Unleash your inner Soprano and relive all your favorite moments with this companion guide to the award-winning television series The Sopranos.
We all know and love The Sopranos, one of the most important television dramas to ever hit the small screen, having run for six seasons on HBO. The story of the Italian-American mobster Tony Soprano balancing his family life with his role as the leader of a criminal organization pioneered decades of genre-bending “peak TV.”
Now, Off the Back of a Truck takes you one step further into the world of Tony Soprano and his families, offering an Italian potluck of fresh and fun takes that any true fan can get lost in for hours.
Off the Back of a Truck includes: -New looks at everyone’s favorite episodes, scenes, and characters -All 92 deaths analyzed, evaluated, and ranked -An investigation of true crimes behind the families’ schemes -An exploration of movies and shows that inspired The Sopranos -Reflections on the use of music, food, and fashion from writers who are also huge fans -A provocative conversation about what happens in the controversial ending
This book takes you on a journey through the six seasons you have watched time and time again—but it's organized so you can dip in at any time, at any place. Roam around as though you’re in Tony’s backyard for a BBQ...
Chapter I: The Families CHAPTER I The FAMILIES Eighty-six episodes of The Sopranos aired on HBO from January 10, 1999, to June 10, 2007. Across its six seasons, we meet hundreds of characters, from Salvatore “Big Pussy” Bonpensiero (Vincent Pastore) to producer Bernie Brillstein, who plays himself in one of the DiMeo crime family’s executive card games. While we watch Tony Soprano (James Gandolfini) navigate his tumultuous home life, we also keep tabs on the ever-evolving dynamics within two Mafia families (New Jersey’s DiMeos and New York’s Lupertazzis) and their internal factions. These frequently shifting collectives are rife with betrayals, murders, reentries into society, and fresh indictments.
There’s a reason why the FBI uses big thumbtack boards that they plaster with mugshots, index cards, string, and Sharpie scribbles—there’s a lot of sausage to juggle! We’ve constructed this chapter to provide orientation (or reorientation) to the hierarchies in place at the beginning of each season as well as the new ones that emerge at season’s end, once the body count is tallied and the smoke has cleared. As you read through this book, you can always flip back to this chapter for a reminder as to who works for whom and when characters get promoted or planted.
Nick Braccia is a Cannes Lions– and Clio–winning writer, director, and producer. In 2018, he cocreated and coexecutive produced the horror podcast Video Palace for AMC Network’s streaming service Shudder. While working at the marketing agency Campfire, he helped to develop immersive, narrative experiences for TV shows like Outcast, Sense8, Watchmen, The Man in the High Castle, Westworld, and The Purge. Braccia is a member of the Producers Guild of America and lives in Manhattan with his partner, Amanda, and daughter, Evie Blue.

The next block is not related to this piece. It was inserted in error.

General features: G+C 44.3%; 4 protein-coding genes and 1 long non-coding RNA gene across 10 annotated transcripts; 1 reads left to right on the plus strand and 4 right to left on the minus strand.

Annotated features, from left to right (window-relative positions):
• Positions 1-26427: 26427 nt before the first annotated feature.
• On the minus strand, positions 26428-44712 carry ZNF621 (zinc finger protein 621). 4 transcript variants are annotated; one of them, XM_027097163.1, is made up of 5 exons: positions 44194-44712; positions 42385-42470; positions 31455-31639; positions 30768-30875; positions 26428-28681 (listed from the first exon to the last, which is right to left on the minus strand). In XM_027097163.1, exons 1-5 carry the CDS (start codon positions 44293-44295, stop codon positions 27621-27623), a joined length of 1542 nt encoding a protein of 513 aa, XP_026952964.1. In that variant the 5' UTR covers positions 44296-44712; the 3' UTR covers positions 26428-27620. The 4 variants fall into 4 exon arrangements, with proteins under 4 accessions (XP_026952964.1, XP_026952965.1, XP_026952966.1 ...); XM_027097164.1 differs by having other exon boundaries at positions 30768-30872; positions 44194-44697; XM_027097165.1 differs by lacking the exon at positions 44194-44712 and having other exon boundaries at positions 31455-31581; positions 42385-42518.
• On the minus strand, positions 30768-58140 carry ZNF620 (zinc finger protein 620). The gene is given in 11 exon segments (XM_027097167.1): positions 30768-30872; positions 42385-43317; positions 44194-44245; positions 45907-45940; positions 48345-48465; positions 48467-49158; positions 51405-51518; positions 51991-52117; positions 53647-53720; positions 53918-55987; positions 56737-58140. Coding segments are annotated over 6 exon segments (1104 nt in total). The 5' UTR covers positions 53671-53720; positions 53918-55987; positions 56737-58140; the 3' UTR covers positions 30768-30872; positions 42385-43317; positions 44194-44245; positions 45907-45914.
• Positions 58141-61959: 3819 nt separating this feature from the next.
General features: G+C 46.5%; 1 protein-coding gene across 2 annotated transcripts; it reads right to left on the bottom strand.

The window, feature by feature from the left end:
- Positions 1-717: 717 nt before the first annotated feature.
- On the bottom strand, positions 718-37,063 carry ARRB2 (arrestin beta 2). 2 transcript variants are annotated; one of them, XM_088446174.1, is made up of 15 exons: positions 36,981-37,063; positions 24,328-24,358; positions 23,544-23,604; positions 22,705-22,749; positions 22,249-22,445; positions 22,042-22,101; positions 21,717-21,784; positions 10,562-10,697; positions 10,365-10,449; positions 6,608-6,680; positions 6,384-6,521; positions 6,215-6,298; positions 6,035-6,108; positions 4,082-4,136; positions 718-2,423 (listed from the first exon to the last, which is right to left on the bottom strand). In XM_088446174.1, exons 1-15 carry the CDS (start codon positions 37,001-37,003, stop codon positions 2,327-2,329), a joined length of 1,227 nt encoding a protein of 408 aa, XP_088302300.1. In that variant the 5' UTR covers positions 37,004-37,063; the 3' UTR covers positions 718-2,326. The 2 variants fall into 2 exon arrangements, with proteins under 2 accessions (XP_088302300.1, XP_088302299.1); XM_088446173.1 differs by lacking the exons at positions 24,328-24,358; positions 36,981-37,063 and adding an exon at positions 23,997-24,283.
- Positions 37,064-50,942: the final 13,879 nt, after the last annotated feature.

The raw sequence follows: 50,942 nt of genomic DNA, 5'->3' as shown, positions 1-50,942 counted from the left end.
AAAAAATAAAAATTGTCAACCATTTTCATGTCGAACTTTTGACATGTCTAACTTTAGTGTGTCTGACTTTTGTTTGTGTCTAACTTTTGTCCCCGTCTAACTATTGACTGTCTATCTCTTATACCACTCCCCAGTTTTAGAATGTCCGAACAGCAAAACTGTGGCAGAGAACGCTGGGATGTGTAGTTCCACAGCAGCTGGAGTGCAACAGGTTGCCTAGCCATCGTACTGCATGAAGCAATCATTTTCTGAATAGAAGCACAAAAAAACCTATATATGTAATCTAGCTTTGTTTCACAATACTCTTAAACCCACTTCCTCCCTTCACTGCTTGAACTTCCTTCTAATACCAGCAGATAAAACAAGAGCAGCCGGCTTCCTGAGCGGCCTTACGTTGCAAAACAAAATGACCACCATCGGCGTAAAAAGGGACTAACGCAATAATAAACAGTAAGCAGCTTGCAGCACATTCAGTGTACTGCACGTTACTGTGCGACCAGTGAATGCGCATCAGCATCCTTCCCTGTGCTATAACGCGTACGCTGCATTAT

“According to radio and TV producer Braccia, this grab bag of ephemera about HBO’s Sopranos “isn’t a guide, it’s a party.” That description is largely correct, given that the book does not march from season one to six, but jumps all over in its eagerness to study aspects of the show’s 86 episodes. He discusses the socioeconomics of the series (referring to the characters as “the Italian-American Mafia’s B-team at the turn of the millennium”), the history of director and producer David Chase’s career (he wrote for The Rockford Files), and the show’s influences (Chase drew from David Lynch to write the show’s dream episodes). The writing of Braccia and a couple contributors—chef Eddie McNamara’s passionate defense of Italian American “red sauce” cooking is a gem (“Food is my favorite character on The Sopranos,” he writes)—are vibrant and astute enough to avoid full fanboy gushing. . . . At its best, this book slices and dices Sopranos lore with humor, insight, and unabashed devotion.”—Publishers Weekly
“I'm wrapping up my Sopranos rewatch. Sadly, all good things must come to an end. Luckily, when it comes to The Sopranos, there's plenty of ways to extend my passion. I'm immersed in Nick Braccia's Off the Back of a Truck: Unofficial Contraband for the Sopranos Fan , which offers all the listicles, hard-hitting essays, and fun trivia any devotee could desire, and more.”—Liz French, Library Journal
"More delicious than a slice of gabagool and ten times funnier than a screening of Cleaver, Off the Back of a Truck is an absolute must-read for any Sopranos super-fan. Insightful, witty, and astoundingly detailed, Nick Braccia's guide to the life and maybe-death of Tony Soprano is the next best thing to a trip to the Bada Bing."—Barry Hertz, Film Editor at The Globe and Mail
“A dynamic assemblage of dead-on insights and observations about The Sopranos…. For fans, this is better than a bowl of Artie Bucco’s ziti. In the introduction, Braccia gives readers permission to bounce around, which is refreshing…. It would be easy to label this collection as fanboy material, but the writing—Braccia’s [contributor] “friends” include professors, psychiatrists, film and TV writers, and filmmakers—is incisive in its dissections of the show’s elements. Wrapping up with a morgue’s worth of the story’s victims and the contributors’ favorite episodes, the book organically ends with a group conversation about the show’s most infamous episode, “Made in America.” Cut to black. An entertaining and engaging virtual watch party for a show that changed TV forever.”—Kirkus